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I’d heard lots of great things from my friends who’ve been lucky enough to visit Colonial Williamsburg about the Brunswick Stew, one of the featured recipes in my cookbook from that tourist attraction. On a recent Sunday, I had some chicken and extra time, and I thought I’d try it.

The story of the origin of Brunswick stew is recounted in the cookbook (shouldn’t every soup has a story?!) A hunting party in Brunswick County, Virginia left one man behind to have dinner ready at day’s end. The man, angry that he wasn’t included in the hunting party, shot the closest thing he could find-a squirrel-and threw it into the pot with a bunch of vegetables. Everyone loved the concoction! There’s no explanation of the name-they must have been hunting near Brunswick-or maybe that’s the cook’s name.

Anyway, I started the stew early in the day, as the recipe states that the taste is only enhanced through slow cooking. Also I slightly reduced the recipe-it includes enough to make a huge pot and, even with my modifications, we had enough for dinner and a bunch of leftovers-I even froze a container! It lived up to all the praise I’d heard. Here’s how you can make it:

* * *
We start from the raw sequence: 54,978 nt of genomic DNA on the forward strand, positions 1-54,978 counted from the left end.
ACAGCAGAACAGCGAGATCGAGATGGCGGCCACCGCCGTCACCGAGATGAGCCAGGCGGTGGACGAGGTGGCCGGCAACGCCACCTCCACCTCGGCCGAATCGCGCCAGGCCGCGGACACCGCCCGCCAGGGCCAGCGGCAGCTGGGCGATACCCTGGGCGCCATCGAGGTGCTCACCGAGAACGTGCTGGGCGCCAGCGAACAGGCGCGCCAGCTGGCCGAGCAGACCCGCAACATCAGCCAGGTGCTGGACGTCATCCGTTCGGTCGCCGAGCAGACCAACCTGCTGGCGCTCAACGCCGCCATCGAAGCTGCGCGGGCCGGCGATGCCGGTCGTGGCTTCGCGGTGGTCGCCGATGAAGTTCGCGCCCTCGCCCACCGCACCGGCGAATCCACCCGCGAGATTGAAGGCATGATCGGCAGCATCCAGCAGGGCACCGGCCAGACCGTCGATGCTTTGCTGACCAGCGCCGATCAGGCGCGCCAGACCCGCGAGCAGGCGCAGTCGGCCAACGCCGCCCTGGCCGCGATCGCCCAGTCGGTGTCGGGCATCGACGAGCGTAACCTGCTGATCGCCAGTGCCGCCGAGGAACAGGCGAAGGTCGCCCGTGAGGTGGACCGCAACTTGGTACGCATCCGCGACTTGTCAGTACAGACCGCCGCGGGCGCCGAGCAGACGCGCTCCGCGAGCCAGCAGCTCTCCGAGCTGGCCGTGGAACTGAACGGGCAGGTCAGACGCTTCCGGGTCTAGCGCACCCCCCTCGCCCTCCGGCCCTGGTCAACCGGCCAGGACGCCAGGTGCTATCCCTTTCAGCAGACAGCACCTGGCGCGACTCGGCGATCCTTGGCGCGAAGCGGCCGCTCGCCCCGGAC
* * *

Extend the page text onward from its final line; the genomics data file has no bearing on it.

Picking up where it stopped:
Ingredients
• 4 chicken leg quarters
• 1 large onion, diced
• 2 cups fresh or one can tomatoes
• 2 cans mixed vegetables, juice included
• 1 can corn, juice included
• 3 medium potatoes, diced
• Salt and pepper to taste

Instructions
Skin the chicken breasts. Place them in a large pot with spices of your choice (I used bouquet garni and bay leaves) and just cover them with water. Bring to a boil, then reduce heat to medium low and simmer until the meat comes off the bone, about 2 hours.

Pull the meat out and drain on a plate covered with paper towels. Allow to cool and pull the meat off the bones.

While the chicken is stewing, cut up vegetables. After you’ve removed the chicken from the stew pot, dump the vegetables into the pot. Bring it to a boil, then reduce heat to medium and cook until potatoes are tender.

Add the chicken back to the pot, cover and reduce heat to low. Cook for as long as possible.

I’m not kidding when I say it’s really delicious. My eldest daughter ate three bowls in one sitting, and took leftovers to school. Enjoy!

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